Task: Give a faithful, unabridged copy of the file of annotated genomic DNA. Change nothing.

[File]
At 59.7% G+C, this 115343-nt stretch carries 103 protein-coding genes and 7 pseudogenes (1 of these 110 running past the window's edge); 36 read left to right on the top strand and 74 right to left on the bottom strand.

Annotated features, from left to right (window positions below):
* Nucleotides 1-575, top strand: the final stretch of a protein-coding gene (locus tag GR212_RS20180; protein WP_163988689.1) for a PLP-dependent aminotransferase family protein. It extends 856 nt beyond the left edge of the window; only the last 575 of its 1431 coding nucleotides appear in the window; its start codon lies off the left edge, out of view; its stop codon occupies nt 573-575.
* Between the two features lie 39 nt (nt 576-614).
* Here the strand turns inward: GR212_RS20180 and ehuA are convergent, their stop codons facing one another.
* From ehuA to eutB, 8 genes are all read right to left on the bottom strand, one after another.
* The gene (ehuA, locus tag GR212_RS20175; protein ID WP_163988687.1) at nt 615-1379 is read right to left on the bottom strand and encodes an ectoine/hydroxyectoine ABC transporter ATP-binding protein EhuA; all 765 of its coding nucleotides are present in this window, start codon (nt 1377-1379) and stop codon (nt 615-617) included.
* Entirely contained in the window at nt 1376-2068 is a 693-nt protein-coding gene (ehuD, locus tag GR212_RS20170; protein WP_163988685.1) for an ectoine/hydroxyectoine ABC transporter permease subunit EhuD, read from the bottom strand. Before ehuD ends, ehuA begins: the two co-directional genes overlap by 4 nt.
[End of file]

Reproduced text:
At 59.7% G+C, this 115343-nt stretch carries 103 protein-coding genes and 7 pseudogenes (1 of these 110 running past the window's edge); 36 read left to right on the top strand and 74 right to left on the bottom strand.

Annotated features, from left to right (window positions below):
* Nucleotides 1-575, top strand: the final stretch of a protein-coding gene (locus tag GR212_RS20180; protein WP_163988689.1) for a PLP-dependent aminotransferase family protein. It extends 856 nt beyond the left edge of the window; only the last 575 of its 1431 coding nucleotides appear in the window; its start codon lies off the left edge, out of view; its stop codon occupies nt 573-575.
* Between the two features lie 39 nt (nt 576-614).
* Here the strand turns inward: GR212_RS20180 and ehuA are convergent, their stop codons facing one another.
* From ehuA to eutB, 8 genes are all read right to left on the bottom strand, one after another.
* The gene (ehuA, locus tag GR212_RS20175; protein ID WP_163988687.1) at nt 615-1379 is read right to left on the bottom strand and encodes an ectoine/hydroxyectoine ABC transporter ATP-binding protein EhuA; all 765 of its coding nucleotides are present in this window, start codon (nt 1377-1379) and stop codon (nt 615-617) included.
* Entirely contained in the window at nt 1376-2068 is a 693-nt protein-coding gene (ehuD, locus tag GR212_RS20170; protein WP_163988685.1) for an ectoine/hydroxyectoine ABC transporter permease subunit EhuD, read from the bottom strand. Before ehuD ends, ehuA begins: the two co-directional genes overlap by 4 nt.